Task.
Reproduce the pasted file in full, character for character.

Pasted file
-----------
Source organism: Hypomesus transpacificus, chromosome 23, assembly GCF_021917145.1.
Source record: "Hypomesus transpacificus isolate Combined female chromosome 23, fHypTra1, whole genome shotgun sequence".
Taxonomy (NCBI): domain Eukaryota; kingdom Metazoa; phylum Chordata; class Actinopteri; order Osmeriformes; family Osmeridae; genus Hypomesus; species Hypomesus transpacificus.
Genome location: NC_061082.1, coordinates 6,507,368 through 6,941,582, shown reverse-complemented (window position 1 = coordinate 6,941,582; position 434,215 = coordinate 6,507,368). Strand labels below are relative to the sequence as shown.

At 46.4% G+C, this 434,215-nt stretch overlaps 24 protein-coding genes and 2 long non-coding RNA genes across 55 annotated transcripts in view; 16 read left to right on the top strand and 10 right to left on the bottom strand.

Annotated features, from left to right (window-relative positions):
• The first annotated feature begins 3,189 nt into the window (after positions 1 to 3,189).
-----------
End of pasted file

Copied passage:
Source organism: Hypomesus transpacificus, chromosome 23, assembly GCF_021917145.1.
Source record: "Hypomesus transpacificus isolate Combined female chromosome 23, fHypTra1, whole genome shotgun sequence".
Taxonomy (NCBI): domain Eukaryota; kingdom Metazoa; phylum Chordata; class Actinopteri; order Osmeriformes; family Osmeridae; genus Hypomesus; species Hypomesus transpacificus.
Genome location: NC_061082.1, coordinates 6,507,368 through 6,941,582, shown reverse-complemented (window position 1 = coordinate 6,941,582; position 434,215 = coordinate 6,507,368). Strand labels below are relative to the sequence as shown.

At 46.4% G+C, this 434,215-nt stretch overlaps 24 protein-coding genes and 2 long non-coding RNA genes across 55 annotated transcripts in view; 16 read left to right on the top strand and 10 right to left on the bottom strand.

Annotated features, from left to right (window-relative positions):
• The first annotated feature begins 3,189 nt into the window (after positions 1 to 3,189).